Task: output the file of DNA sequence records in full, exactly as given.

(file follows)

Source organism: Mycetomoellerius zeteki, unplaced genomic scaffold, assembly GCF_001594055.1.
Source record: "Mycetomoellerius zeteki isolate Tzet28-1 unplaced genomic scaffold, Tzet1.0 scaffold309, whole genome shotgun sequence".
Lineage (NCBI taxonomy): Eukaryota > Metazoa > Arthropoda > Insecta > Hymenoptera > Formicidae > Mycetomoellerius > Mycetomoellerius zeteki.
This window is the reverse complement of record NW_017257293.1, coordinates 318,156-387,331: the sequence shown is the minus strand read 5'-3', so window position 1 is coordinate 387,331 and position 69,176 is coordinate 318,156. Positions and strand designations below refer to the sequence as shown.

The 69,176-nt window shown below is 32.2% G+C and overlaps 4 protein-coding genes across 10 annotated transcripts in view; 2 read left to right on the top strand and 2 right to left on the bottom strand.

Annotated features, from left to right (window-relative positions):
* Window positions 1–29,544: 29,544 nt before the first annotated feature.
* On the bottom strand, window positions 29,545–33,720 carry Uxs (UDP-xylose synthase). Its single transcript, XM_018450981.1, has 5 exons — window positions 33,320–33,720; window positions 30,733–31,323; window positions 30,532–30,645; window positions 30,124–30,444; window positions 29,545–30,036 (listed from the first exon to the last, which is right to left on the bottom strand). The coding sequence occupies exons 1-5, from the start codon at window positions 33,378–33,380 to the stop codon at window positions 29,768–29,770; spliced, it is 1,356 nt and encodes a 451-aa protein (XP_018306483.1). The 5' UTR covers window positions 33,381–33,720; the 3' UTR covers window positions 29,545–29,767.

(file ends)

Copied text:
Source organism: Mycetomoellerius zeteki, unplaced genomic scaffold, assembly GCF_001594055.1.
Source record: "Mycetomoellerius zeteki isolate Tzet28-1 unplaced genomic scaffold, Tzet1.0 scaffold309, whole genome shotgun sequence".
Lineage (NCBI taxonomy): Eukaryota > Metazoa > Arthropoda > Insecta > Hymenoptera > Formicidae > Mycetomoellerius > Mycetomoellerius zeteki.
This window is the reverse complement of record NW_017257293.1, coordinates 318,156-387,331: the sequence shown is the minus strand read 5'-3', so window position 1 is coordinate 387,331 and position 69,176 is coordinate 318,156. Positions and strand designations below refer to the sequence as shown.

The 69,176-nt window shown below is 32.2% G+C and overlaps 4 protein-coding genes across 10 annotated transcripts in view; 2 read left to right on the top strand and 2 right to left on the bottom strand.

Annotated features, from left to right (window-relative positions):
* Window positions 1–29,544: 29,544 nt before the first annotated feature.
* On the bottom strand, window positions 29,545–33,720 carry Uxs (UDP-xylose synthase). Its single transcript, XM_018450981.1, has 5 exons — window positions 33,320–33,720; window positions 30,733–31,323; window positions 30,532–30,645; window positions 30,124–30,444; window positions 29,545–30,036 (listed from the first exon to the last, which is right to left on the bottom strand). The coding sequence occupies exons 1-5, from the start codon at window positions 33,378–33,380 to the stop codon at window positions 29,768–29,770; spliced, it is 1,356 nt and encodes a 451-aa protein (XP_018306483.1). The 5' UTR covers window positions 33,381–33,720; the 3' UTR covers window positions 29,545–29,767.